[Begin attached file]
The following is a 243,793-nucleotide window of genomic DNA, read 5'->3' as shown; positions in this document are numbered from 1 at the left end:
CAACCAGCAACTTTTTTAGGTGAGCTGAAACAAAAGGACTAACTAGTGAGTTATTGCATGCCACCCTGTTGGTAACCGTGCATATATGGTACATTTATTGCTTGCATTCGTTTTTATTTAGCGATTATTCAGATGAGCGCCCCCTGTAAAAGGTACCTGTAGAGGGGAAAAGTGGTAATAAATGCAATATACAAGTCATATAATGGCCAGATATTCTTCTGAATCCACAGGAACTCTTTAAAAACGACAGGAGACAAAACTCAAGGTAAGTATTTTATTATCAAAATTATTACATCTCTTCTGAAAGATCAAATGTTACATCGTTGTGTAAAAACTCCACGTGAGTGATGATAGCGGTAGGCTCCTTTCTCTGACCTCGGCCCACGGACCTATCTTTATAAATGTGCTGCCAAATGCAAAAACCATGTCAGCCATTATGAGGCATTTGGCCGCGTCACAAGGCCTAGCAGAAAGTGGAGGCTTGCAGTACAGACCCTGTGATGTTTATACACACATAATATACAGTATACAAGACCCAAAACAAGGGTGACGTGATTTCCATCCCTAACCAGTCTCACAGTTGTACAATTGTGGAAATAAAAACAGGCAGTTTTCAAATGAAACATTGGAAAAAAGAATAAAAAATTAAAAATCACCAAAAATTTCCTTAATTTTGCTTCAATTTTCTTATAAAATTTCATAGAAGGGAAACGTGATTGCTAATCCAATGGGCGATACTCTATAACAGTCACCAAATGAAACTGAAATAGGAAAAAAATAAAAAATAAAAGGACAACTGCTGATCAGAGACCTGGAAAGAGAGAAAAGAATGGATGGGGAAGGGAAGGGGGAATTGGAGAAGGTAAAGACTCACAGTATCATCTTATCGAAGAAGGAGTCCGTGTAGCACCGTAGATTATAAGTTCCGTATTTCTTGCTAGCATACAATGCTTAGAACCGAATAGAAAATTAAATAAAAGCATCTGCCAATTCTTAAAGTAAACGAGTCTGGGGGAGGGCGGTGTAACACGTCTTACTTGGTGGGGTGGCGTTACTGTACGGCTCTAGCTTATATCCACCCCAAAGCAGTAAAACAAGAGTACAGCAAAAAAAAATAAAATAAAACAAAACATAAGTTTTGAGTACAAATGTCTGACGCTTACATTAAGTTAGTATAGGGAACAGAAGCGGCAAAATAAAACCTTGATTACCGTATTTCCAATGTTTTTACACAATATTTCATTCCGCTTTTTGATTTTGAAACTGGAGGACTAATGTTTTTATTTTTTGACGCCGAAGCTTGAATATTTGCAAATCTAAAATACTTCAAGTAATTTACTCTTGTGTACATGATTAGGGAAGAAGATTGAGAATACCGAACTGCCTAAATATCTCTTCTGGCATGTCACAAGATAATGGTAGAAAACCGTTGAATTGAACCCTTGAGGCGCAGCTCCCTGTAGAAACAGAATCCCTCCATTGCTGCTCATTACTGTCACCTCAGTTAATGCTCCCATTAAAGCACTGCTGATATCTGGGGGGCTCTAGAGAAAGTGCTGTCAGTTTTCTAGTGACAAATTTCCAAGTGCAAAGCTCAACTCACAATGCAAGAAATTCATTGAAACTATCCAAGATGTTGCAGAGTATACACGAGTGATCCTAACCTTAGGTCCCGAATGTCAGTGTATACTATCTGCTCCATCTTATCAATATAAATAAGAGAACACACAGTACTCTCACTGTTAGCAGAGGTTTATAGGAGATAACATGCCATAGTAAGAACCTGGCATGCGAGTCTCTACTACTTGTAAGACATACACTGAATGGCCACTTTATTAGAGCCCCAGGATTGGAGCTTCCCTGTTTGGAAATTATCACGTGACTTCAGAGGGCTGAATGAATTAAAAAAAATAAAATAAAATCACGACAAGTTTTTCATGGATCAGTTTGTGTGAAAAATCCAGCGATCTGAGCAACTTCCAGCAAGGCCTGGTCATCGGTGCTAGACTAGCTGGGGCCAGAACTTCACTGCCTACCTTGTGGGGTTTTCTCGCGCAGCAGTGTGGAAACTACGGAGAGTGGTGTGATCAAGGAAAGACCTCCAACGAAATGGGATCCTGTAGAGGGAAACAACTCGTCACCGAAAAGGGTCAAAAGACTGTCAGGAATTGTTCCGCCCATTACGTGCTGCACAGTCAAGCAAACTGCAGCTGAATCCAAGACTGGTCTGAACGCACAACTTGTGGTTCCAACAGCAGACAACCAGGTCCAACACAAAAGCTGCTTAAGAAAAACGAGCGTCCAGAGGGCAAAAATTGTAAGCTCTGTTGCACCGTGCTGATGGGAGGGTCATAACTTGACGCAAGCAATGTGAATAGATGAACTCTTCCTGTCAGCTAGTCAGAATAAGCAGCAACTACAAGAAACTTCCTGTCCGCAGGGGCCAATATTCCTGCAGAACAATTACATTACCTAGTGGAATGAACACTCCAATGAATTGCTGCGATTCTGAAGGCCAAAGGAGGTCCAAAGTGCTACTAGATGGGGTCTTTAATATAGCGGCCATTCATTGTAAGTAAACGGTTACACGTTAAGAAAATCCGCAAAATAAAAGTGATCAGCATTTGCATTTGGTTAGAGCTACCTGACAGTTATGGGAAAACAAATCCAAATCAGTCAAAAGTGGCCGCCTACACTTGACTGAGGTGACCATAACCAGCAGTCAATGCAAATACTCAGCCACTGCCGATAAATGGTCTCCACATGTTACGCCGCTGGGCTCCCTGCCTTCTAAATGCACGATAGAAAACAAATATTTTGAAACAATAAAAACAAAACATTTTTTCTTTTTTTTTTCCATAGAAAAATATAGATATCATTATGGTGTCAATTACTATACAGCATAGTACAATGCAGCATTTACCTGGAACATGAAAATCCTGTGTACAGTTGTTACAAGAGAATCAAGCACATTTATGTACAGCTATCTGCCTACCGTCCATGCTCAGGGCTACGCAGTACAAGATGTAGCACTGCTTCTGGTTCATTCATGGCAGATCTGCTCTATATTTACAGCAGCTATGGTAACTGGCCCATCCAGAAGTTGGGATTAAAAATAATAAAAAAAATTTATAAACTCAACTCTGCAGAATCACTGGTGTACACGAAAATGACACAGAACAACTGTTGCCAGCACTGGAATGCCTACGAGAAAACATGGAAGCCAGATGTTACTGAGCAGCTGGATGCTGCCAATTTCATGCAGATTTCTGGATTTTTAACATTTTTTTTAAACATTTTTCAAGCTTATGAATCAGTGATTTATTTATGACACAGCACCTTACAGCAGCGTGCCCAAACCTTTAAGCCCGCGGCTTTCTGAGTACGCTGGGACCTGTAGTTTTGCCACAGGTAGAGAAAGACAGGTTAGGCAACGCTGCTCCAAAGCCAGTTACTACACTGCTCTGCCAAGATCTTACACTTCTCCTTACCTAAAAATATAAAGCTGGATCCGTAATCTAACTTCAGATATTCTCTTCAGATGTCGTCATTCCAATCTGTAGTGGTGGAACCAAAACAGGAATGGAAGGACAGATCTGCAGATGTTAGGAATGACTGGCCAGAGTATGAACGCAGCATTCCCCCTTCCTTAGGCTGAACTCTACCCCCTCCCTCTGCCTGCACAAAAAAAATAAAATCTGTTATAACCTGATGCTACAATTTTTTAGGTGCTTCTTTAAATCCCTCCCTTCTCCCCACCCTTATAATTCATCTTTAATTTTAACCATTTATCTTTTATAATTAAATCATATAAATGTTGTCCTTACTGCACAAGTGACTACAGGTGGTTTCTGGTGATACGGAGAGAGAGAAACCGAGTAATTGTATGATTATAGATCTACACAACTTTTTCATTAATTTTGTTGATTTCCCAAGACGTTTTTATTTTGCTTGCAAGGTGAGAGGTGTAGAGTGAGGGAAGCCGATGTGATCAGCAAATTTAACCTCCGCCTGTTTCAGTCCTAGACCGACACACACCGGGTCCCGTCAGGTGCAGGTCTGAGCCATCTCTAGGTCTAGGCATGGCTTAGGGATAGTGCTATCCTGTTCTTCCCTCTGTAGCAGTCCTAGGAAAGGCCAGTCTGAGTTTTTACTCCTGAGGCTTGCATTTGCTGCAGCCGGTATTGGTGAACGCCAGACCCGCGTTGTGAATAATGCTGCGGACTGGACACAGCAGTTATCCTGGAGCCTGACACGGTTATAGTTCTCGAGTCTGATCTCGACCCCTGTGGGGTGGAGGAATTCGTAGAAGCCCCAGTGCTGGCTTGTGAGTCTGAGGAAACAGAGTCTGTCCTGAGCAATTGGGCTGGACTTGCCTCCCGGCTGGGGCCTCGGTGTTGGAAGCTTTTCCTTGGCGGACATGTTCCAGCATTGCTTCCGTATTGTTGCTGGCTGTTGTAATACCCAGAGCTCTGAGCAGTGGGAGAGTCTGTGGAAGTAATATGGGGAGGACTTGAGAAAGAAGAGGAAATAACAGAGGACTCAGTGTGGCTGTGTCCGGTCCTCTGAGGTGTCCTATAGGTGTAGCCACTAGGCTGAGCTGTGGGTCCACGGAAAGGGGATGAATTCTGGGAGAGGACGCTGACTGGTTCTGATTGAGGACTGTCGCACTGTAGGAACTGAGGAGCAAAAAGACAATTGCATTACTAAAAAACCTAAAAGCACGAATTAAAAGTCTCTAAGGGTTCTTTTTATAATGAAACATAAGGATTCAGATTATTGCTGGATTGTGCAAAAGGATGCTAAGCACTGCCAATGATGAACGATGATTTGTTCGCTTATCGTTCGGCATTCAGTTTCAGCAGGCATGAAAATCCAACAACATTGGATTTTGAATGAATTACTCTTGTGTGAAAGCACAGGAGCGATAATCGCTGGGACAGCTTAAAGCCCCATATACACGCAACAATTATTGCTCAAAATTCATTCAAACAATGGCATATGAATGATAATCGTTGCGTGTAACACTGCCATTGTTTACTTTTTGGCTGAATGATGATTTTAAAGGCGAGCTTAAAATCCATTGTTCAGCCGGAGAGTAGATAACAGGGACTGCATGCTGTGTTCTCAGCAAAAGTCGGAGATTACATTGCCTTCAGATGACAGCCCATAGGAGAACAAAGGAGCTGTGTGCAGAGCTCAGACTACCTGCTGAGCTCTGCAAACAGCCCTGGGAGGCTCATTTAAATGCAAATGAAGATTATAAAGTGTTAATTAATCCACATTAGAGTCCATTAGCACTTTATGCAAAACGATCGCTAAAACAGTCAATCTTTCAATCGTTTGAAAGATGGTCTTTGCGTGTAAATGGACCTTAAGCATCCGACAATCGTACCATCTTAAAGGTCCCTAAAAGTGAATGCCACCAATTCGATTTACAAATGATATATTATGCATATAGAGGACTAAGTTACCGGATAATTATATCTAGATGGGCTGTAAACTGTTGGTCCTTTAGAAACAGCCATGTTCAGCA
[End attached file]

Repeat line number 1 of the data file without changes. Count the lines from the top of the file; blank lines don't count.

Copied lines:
The following is a 243,793-nucleotide window of genomic DNA, read 5'->3' as shown; positions in this document are numbered from 1 at the left end: